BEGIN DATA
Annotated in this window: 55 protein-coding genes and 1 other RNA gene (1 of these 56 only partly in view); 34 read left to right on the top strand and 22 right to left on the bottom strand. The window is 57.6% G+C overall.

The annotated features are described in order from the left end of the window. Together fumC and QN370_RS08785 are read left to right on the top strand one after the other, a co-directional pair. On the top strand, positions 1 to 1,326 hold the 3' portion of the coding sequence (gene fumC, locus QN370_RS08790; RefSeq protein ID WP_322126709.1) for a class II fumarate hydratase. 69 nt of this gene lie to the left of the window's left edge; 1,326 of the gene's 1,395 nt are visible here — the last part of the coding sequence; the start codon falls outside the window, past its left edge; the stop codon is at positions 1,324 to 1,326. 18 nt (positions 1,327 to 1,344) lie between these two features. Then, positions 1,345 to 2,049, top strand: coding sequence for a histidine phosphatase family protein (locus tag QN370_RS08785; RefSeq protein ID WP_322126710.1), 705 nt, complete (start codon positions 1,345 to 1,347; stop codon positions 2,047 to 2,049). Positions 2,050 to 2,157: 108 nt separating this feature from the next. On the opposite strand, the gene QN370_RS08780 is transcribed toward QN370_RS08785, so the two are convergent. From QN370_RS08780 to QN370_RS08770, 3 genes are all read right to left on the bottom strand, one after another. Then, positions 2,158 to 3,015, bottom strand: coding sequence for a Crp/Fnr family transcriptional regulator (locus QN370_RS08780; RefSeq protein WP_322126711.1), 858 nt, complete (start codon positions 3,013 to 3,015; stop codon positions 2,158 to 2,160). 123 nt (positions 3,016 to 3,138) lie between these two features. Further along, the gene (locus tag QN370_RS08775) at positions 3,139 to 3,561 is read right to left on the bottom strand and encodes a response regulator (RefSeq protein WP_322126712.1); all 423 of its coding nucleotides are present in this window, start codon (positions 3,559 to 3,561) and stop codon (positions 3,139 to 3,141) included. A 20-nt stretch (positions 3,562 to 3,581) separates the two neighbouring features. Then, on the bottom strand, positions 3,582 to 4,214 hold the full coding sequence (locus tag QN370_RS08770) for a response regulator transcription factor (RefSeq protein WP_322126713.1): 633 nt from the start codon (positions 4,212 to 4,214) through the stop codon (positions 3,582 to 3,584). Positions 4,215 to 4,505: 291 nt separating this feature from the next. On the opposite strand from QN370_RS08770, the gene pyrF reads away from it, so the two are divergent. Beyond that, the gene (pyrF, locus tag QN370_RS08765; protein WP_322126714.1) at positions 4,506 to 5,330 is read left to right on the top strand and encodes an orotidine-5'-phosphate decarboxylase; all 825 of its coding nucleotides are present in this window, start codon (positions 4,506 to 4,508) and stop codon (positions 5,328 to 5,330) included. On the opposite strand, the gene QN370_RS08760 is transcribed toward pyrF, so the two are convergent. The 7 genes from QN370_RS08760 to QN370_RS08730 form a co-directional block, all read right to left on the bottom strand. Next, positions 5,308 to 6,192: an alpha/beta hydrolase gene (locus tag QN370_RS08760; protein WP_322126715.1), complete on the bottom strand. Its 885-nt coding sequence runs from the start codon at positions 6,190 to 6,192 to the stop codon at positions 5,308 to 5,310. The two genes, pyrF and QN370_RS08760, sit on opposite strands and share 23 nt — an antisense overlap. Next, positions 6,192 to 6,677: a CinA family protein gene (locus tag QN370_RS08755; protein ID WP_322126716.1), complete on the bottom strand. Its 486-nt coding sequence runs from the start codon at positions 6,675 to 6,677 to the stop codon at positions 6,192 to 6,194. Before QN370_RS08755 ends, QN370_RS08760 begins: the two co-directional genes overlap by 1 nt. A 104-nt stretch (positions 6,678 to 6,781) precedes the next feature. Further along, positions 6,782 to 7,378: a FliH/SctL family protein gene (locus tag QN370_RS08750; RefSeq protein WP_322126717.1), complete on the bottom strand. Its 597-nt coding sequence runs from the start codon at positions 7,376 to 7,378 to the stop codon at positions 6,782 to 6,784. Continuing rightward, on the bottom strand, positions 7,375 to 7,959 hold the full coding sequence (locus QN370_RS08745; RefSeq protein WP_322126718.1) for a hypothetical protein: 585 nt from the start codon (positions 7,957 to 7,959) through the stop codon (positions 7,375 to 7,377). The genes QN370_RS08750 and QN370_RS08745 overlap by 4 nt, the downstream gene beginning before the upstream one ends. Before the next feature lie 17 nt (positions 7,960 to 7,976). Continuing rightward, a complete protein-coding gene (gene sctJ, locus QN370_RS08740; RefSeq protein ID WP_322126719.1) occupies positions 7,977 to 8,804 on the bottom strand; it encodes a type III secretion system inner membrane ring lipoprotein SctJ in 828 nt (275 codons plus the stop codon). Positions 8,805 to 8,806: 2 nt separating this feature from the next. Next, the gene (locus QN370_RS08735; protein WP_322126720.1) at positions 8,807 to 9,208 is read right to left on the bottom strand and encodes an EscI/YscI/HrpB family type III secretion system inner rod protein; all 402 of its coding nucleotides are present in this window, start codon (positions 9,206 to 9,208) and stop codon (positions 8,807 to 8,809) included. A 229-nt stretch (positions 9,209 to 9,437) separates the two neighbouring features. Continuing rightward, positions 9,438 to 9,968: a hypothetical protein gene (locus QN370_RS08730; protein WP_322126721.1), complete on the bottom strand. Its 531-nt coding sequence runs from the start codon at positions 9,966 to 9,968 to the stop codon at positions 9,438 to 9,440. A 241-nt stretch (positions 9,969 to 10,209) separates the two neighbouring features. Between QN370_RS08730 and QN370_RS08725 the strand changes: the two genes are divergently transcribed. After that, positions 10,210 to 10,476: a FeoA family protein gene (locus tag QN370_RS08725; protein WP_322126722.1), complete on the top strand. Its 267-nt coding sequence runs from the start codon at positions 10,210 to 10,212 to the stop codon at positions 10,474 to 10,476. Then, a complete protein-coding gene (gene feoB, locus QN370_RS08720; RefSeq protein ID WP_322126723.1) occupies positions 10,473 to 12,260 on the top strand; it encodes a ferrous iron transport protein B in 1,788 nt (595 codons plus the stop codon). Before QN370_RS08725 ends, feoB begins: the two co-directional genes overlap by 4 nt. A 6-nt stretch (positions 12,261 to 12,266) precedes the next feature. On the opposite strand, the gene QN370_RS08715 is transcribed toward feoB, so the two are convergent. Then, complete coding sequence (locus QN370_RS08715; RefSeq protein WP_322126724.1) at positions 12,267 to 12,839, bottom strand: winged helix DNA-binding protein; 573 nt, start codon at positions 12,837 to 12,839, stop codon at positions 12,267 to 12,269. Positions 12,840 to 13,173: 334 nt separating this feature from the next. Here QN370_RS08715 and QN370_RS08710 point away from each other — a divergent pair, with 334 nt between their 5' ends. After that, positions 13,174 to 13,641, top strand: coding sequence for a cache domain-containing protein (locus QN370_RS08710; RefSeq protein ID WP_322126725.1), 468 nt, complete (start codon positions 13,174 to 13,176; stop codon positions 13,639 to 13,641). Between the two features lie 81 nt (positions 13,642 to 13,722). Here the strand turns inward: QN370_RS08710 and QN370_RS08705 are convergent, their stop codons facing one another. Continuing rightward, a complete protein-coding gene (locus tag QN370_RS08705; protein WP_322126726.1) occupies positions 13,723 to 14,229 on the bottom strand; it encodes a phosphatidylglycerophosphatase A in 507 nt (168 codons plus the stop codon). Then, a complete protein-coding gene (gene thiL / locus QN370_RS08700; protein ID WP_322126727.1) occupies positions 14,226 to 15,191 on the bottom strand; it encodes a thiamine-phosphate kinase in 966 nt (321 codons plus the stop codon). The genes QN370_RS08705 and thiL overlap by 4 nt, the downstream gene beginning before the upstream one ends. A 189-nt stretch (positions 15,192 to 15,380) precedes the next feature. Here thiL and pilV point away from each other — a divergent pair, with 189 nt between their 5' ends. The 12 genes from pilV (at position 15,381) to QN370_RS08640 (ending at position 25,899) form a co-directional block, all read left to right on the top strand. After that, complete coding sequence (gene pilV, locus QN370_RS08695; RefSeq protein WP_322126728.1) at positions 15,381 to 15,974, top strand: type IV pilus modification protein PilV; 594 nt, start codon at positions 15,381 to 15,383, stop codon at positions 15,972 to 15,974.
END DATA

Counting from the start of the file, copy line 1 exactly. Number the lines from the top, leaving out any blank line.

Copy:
Annotated in this window: 55 protein-coding genes and 1 other RNA gene (1 of these 56 only partly in view); 34 read left to right on the top strand and 22 right to left on the bottom strand. The window is 57.6% G+C overall.